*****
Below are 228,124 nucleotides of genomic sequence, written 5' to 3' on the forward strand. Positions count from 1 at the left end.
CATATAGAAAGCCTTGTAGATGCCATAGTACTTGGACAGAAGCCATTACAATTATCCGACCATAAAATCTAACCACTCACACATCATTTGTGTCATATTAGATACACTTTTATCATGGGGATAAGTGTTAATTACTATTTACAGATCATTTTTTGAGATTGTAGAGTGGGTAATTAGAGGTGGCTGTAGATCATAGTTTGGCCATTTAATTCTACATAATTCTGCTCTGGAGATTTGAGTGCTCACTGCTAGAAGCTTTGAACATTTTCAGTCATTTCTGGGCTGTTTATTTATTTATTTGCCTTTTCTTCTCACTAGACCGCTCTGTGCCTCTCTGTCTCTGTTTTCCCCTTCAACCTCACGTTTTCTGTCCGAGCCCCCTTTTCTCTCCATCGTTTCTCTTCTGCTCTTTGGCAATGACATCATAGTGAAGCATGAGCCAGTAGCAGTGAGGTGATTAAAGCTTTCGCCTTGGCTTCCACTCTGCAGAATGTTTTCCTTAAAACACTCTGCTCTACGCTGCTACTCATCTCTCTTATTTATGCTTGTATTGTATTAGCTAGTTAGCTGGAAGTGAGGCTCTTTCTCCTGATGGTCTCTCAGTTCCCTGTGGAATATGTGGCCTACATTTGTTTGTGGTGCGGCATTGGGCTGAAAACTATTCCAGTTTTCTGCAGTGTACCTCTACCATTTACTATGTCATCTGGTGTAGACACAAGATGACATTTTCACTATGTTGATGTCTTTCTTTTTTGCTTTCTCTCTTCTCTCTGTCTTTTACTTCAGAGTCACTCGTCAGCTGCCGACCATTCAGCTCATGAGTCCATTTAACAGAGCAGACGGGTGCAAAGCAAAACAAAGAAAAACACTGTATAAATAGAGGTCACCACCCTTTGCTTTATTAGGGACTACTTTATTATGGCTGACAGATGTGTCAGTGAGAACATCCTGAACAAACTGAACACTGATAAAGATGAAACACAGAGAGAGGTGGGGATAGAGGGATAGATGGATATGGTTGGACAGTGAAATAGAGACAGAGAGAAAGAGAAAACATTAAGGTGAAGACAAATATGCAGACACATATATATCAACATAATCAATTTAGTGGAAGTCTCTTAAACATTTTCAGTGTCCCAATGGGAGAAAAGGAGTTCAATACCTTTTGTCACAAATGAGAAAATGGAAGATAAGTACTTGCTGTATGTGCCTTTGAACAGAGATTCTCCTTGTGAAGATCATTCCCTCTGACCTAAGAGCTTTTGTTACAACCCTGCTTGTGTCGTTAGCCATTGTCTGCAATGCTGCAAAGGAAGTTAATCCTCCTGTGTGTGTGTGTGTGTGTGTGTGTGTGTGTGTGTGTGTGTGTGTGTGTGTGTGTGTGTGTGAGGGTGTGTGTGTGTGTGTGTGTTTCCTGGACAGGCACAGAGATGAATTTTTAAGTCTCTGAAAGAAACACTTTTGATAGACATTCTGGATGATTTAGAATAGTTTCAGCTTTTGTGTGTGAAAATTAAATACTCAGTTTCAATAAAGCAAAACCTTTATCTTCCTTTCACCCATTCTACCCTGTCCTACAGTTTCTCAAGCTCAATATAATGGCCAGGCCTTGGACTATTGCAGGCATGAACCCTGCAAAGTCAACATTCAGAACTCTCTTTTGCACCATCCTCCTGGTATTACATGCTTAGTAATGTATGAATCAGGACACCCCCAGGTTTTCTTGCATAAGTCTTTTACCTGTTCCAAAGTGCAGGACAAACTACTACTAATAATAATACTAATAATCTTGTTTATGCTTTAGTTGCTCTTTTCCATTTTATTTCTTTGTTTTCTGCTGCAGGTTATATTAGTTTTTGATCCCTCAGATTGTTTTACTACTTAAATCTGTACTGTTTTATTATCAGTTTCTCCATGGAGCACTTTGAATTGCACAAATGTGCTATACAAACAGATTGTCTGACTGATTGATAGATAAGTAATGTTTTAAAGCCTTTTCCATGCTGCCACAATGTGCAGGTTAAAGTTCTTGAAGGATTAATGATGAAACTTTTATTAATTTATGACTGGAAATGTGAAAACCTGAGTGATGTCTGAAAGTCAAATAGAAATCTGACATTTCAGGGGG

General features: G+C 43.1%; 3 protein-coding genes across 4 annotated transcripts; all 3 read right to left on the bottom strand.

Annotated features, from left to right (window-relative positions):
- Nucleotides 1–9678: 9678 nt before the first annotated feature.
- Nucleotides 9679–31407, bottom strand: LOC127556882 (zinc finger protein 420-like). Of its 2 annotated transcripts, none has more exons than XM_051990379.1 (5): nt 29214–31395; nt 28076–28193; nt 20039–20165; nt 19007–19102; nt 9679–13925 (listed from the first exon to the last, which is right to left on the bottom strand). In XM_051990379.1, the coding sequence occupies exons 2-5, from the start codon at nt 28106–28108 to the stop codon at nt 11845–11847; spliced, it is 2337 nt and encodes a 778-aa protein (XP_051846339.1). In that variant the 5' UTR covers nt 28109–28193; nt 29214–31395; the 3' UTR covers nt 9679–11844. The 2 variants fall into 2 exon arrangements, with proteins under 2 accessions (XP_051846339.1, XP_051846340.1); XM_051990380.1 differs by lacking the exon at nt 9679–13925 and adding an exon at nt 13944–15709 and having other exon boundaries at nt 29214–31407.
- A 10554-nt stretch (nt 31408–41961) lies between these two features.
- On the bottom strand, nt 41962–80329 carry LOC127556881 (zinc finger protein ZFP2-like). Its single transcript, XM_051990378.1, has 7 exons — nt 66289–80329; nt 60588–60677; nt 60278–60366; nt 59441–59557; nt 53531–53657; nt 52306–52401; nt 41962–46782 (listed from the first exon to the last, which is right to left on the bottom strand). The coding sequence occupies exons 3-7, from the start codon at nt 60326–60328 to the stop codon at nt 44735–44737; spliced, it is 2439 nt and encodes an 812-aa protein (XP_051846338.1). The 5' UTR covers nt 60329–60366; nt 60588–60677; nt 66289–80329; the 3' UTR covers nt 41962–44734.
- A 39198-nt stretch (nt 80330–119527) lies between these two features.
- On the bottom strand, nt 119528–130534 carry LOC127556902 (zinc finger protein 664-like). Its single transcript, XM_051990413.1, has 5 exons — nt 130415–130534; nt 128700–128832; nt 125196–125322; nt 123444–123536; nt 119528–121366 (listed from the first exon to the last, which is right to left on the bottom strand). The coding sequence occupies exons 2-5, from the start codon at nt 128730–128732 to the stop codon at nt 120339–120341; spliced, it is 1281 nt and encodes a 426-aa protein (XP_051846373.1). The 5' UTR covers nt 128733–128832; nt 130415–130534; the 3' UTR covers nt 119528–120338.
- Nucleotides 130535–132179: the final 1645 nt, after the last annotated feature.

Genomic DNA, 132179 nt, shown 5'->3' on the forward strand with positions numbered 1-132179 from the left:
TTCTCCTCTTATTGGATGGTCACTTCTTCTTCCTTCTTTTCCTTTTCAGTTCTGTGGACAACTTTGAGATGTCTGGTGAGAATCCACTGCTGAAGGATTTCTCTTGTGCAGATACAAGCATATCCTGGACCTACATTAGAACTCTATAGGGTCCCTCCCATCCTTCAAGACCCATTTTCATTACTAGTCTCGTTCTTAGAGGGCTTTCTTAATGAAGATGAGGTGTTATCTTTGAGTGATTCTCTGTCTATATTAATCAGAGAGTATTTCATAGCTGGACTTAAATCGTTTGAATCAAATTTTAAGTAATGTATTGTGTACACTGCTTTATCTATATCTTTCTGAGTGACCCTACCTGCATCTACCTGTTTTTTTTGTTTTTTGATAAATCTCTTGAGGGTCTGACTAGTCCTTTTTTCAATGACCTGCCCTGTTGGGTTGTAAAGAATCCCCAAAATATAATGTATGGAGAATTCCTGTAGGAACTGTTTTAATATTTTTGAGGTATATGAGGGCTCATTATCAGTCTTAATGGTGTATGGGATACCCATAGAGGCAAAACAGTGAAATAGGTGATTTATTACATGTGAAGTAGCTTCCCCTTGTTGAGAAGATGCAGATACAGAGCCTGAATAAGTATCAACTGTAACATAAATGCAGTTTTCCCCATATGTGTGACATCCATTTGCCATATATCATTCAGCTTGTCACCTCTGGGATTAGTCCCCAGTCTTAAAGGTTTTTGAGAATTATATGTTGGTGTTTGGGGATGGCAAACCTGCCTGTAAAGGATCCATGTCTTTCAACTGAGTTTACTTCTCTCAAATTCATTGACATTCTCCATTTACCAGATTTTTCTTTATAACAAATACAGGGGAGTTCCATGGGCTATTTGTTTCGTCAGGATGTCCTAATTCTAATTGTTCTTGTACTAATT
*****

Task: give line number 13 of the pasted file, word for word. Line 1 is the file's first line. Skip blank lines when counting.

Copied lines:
TTCTCCTCTTATTGGATGGTCACTTCTTCTTCCTTCTTTTCCTTTTCAGTTCTGTGGACAACTTTGAGATGTCTGGTGAGAATCCACTGCTGAAGGATTTCTCTTGTGCAGATACAAGCATATCCTGGACCTACATTAGAACTCTATAGGGTCCCTCCCATCCTTCAAGACCCATTTTCATTACTAGTCTCGTTCTTAGAGGGCTTTCTTAATGAAGATGAGGTGTTATCTTTGAGTGATTCTCTGTCTATATTAATCAGAGAGTATTTCATAGCTGGACTTAAATCGTTTGAATCAAATTTTAAGTAATGTATTGTGTACACTGCTTTATCTATATCTTTCTGAGTGACCCTACCTGCATCTACCTGTTTTTTTTGTTTTTTGATAAATCTCTTGAGGGTCTGACTAGTCCTTTTTTCAATGACCTGCCCTGTTGGGTTGTAAAGAATCCCCAAAATATAATGTATGGAGAATTCCTGTAGGAACTGTTTTAATATTTTTGAGGTATATGAGGGCTCATTATCAGTCTTAATGGTGTATGGGATACCCATAGAGGCAAAACAGTGAAATAGGTGATTTATTACATGTGAAGTAGCTTCCCCTTGTTGAGAAGATGCAGATACAGAGCCTGAATAAGTATCAACTGTAACATAAATGCAGTTTTCCCCATATGTGTGACATCCATTTGCCATATATCATTCAGCTTGTCACCTCTGGGATTAGTCCCCAGTCTTAAAGGTTTTTGAGAATTATATGTTGGTGTTTGGGGATGGCAAACCTGCCTGTAAAGGATCCATGTCTTTCAACTGAGTTTACTTCTCTCAAATTCATTGACATTCTCCATTTACCAGATTTTTCTTTATAACAAATACAGGGGAGTTCCATGGGCTATTTGTTTCGTCAGGATGTCCTAATTCTAATTGTTCTTGTACTAATT